REPRODUCTIVE ECOLOGY OF EASTERN WILD TURKEY HENS IN SUSSEX COUNTY DELAWARE. Eric L. Ludwig

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1 REPRODUCTIVE ECOLOGY OF EASTERN WILD TURKEY HENS IN SUSSEX COUNTY DELAWARE by Eric L. Ludwig A thesis submitted to the Faculty of the University of Delaware in partial fulfillment of the requirements for the degree of Master of Science in Wildlife Ecology Spring Eric Ludwig All rights Reserved

2 REPRODUCTIVE ECOLOGY OF EASTERN WILD TURKEY HENS IN SUSSEX COUNTY DELAWARE by Eric L. Ludwig Approved: Jacob L. Bowman, Ph.D. Professor in charge of thesis on behalf of the Advisory Committee Approved: Douglas W. Tallamy, Ph.D. Chair of the Department of Entomology and Wildlife Ecology Approved: Robin W. Morgan, Ph.D. Dean of the College of Agriculture and Natural Resources Approved: Charles G. Riordan Ph.D Vice Provost for Graduate and Professional Education

3 ACKNOWLEDGEMENTS I would like to thank my funding sources Delaware Division of Fish and Wildlife, McIntire Stennis research funds, the University of Delaware, and the National Wild Turkey Federation for their support. I thank my committee, Bob Eriksen, Matt Dibona, Greg Shriver, and Jacob Bowman for all their time and willingness to assist on technical questions throughout the duration of the project. I would also like to thank John Mackenzie and Ben Mearns for their help with GIS problems that arose during the project. A special thanks goes to the staff of Redden State Forest and to all of the cooperating landowners. I greatly thank everyone who worked on the project including J. Ashling, J. Baird, C. Corddry, S. Dougherty, A. Dunbar, K. Duren, N. Hengst, D. Kalb, H. Kline, M. Miller, J. Rogerson, M. Springer, E. Tymkiw. I would especially like to thank C. Rhoads for his willingness to trap with me on New Year s Day. iii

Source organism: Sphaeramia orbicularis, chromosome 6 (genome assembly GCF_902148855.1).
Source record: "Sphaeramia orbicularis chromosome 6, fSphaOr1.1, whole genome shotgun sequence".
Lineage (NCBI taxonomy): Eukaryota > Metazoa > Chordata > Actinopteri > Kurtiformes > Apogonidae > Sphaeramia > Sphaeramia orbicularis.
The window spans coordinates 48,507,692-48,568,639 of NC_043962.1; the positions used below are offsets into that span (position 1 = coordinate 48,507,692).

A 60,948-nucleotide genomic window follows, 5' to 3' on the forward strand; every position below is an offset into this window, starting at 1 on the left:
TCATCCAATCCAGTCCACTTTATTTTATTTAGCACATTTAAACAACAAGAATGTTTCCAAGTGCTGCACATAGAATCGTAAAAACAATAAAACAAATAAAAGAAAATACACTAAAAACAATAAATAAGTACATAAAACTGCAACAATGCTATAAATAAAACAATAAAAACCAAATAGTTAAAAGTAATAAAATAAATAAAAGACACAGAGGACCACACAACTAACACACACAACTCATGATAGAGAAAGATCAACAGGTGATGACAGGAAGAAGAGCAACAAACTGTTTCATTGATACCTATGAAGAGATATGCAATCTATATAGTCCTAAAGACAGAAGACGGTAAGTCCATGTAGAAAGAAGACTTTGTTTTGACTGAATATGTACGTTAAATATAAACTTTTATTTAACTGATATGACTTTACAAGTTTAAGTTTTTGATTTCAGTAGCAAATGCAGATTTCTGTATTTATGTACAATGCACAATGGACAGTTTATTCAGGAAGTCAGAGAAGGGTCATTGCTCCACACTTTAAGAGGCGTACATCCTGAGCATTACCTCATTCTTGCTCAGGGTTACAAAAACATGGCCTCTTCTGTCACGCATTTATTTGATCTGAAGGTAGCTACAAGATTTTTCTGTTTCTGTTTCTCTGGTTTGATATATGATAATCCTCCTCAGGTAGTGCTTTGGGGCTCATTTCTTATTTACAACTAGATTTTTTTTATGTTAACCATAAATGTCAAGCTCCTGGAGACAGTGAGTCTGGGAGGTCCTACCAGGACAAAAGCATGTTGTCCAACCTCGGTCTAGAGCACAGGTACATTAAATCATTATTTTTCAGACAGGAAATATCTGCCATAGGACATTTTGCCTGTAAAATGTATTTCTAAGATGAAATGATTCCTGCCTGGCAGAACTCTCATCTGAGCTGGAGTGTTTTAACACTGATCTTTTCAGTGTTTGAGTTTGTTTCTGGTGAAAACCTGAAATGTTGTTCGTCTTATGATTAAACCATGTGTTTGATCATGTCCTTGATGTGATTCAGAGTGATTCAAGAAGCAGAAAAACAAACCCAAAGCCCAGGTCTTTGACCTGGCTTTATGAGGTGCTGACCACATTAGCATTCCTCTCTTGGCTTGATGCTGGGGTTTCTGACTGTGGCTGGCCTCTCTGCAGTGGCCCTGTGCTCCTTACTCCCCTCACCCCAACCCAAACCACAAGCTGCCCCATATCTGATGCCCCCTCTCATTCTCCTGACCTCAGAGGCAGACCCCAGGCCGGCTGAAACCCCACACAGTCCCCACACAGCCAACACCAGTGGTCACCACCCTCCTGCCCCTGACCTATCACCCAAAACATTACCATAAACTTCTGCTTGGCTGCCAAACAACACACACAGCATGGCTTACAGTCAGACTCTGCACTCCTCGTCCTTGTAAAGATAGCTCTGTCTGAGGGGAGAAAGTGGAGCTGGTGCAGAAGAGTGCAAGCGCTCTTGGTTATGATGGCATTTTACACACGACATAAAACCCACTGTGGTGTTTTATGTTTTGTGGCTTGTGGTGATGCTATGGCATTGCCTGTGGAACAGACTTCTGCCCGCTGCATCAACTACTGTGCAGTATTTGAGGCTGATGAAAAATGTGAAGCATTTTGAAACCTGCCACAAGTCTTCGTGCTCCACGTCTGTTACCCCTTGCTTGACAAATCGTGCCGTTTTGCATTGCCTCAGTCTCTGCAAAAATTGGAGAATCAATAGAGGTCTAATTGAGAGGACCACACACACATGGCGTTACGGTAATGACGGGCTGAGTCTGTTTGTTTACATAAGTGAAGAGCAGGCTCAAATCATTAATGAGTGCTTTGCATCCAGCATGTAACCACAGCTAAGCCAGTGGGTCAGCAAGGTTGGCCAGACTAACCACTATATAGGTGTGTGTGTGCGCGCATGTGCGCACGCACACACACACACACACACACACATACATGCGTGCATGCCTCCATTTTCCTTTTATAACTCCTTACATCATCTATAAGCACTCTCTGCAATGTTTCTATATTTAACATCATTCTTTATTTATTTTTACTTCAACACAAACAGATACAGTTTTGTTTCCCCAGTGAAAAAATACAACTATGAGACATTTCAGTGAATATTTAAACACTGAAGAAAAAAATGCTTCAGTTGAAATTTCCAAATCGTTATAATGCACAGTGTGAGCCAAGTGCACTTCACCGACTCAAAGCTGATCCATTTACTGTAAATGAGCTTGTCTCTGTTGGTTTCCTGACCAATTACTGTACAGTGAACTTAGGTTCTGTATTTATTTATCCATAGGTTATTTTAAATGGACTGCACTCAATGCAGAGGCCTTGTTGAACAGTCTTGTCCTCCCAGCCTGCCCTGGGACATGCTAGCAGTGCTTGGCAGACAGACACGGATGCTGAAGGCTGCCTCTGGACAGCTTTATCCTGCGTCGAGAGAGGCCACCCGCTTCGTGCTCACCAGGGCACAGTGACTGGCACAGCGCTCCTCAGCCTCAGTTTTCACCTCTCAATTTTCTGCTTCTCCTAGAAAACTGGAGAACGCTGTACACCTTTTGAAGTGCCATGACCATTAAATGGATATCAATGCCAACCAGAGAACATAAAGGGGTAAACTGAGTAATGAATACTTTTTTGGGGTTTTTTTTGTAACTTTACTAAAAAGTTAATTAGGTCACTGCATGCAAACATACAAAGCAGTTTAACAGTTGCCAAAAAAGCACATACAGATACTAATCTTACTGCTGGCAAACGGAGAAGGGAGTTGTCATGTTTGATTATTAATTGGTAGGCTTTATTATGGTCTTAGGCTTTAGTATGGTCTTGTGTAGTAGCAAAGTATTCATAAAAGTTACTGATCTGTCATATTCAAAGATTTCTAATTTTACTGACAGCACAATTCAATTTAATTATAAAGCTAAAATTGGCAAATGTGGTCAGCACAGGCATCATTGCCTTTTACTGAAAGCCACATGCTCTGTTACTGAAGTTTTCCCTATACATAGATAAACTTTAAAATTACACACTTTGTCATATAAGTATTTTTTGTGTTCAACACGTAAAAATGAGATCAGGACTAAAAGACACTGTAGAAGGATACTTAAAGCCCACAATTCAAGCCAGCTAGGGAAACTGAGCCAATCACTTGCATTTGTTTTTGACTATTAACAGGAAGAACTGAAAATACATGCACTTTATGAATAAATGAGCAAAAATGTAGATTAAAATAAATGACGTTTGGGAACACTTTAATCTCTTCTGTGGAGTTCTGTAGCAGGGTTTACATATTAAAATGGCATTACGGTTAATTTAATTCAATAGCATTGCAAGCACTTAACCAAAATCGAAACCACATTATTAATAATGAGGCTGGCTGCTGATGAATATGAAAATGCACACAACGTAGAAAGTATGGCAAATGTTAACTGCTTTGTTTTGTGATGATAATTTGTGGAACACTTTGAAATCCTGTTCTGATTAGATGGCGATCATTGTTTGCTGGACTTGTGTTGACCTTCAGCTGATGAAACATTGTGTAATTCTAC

4 TABLE OF CONTENTS LIST OF TABLES.vi LIST OF FIGURES...vii ABSTRACT.viii Chapter 1 INTRODUCTION HEN SURVIVAL...3 Abstract...3 Introduction...3 Study Area...6 Methods...7 Results...10 Discussion...10 Management Implications NESTING ECOLOGY OF EASTERN WILD TURKEYS IN AN AGRICULTURAL LANDSCAPE...16 Abstract...16 Introduction...17 Study Area...18 Methods...20 Results...24 Discussion...24 Management Implications ROOST SITE SELECTION BASED ON LANDSCAPE CHARACTERISTICS IN AN AGRICULTURAL LANDSCAPE...36 Abstract...36 Introduction...36 Study Area...37 Methods...39 Results...41 Discussion...41 Management Implications POULT SURVIVAL IN SUSSEX COUNTY DELAWARE...45 Abstract...45 iv

5 Introduction...45 Study Area...47 Methods...48 Results...50 Discussion...50 Management Implications ANNUAL AND SEASONAL HOME RANGE SIZE OF WILD TURKEY HENS IN DELAWARE...52 Abstract...52 Introduction...52 Study Area...53 Methods...54 Results...56 Discussion...56 Management Implications MANAGEMENT IMPLICATIONS LITERATURE CITED...61 v

6 LIST OF TABLES Table 1. Table 2. Table 3. Table 4. Table 5. Table 6. Table 7. Table 8. Mortality causes (percent) of eastern wild turkey hens in Sussex County Delaware, March 15, 2010 March 15, Landscape variables affecting nest failure of eastern wild turkey hens Sussex County, Delaware from Microhabitat variables affecting nest site selection of eastern wild turkey hens Sussex County, Delaware from Landscape variables affecting nest site selection of eastern wild turkey hens Sussex County, Delaware from Summary of nest fates for eastern wild turkey hens in Sussex County, Delaware, 2010 and Summary microhabitat and landscape variables used to investigate nest site selection of eastern wild turkey hens Sussex County, Delaware from Landscape variables affecting roost site selection of eastern wild turkey hens Sussex County, Delaware from Summary landscape variables used to investigate roost site selection of eastern wild turkey hens Sussex County, Delaware from Table 9. Hen home range sizes (ha) for wild turkey hens March 2010 March 2012 in Sussex County, Delaware...58 vi

7 LIST OF FIGURES Figure 1. Figure 2. Figure 3. Figure 4. The study area for the reproductive ecology of eastern wild turkey hens in Sussex County, Delaware, The probability of nest failure for eastern wild turkeys as a function of distance to the nearest edge in Sussex County, Delaware, The probability of nest failure for eastern wild turkeys as a function of distance to the nearest road in Sussex County, Delaware, The probability of nest failure for eastern wild turkeys as a function of distance to the nearest stream in Sussex County, Delaware, vii